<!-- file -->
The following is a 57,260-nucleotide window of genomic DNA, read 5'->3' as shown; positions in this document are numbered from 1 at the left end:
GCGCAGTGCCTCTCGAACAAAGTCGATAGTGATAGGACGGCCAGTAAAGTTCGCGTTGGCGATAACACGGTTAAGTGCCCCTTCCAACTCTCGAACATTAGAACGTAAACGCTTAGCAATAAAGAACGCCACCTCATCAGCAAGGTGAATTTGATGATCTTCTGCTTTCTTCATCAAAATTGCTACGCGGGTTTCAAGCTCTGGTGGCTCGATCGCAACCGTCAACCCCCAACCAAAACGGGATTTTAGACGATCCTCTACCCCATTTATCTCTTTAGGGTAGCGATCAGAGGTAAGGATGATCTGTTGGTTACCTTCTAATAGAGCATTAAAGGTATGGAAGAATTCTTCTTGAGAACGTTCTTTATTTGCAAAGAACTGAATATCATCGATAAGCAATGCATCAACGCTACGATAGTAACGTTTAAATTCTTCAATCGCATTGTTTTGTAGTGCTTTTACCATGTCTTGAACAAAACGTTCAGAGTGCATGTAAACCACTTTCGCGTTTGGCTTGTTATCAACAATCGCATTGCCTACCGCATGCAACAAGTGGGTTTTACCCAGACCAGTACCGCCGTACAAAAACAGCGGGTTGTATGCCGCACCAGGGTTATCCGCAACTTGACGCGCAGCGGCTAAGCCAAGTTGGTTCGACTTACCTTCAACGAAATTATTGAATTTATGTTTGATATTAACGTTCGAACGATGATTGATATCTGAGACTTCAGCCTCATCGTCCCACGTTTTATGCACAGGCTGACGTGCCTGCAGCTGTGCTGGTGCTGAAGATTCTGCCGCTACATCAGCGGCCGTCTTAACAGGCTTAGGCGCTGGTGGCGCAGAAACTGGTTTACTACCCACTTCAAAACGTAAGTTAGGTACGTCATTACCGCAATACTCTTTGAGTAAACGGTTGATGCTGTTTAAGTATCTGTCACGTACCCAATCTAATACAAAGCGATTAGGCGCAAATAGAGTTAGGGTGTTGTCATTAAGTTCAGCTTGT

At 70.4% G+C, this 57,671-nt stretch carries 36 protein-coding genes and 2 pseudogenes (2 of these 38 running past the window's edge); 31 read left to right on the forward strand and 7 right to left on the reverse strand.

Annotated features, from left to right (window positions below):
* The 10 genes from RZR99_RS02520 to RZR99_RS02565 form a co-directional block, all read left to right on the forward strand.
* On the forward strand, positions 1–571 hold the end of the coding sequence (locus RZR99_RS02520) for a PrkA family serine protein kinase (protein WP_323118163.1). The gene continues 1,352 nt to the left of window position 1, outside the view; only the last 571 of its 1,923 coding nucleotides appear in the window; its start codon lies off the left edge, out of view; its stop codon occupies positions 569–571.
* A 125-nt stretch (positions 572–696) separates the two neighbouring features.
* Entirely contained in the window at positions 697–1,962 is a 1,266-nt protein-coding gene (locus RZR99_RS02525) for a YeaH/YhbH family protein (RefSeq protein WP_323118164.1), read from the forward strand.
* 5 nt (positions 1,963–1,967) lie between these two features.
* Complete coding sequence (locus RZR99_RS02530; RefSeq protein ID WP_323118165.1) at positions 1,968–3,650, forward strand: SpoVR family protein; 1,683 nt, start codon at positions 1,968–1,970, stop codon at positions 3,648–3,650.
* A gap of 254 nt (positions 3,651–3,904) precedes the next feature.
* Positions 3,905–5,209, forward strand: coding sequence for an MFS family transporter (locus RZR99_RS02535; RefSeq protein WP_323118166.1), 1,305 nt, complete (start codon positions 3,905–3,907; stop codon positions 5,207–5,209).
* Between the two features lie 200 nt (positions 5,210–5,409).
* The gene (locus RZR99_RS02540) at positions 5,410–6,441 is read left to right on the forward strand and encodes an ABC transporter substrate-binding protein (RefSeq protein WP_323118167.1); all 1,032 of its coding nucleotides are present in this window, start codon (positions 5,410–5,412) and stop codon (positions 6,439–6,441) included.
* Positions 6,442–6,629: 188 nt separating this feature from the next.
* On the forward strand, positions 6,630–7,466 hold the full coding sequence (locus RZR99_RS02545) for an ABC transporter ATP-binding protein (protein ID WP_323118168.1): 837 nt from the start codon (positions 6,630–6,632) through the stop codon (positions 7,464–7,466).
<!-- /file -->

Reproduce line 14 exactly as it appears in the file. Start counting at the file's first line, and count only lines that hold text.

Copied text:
* The gene (locus RZR99_RS02540) at positions 5,410–6,441 is read left to right on the forward strand and encodes an ABC transporter substrate-binding protein (RefSeq protein WP_323118167.1); all 1,032 of its coding nucleotides are present in this window, start codon (positions 5,410–5,412) and stop codon (positions 6,439–6,441) included.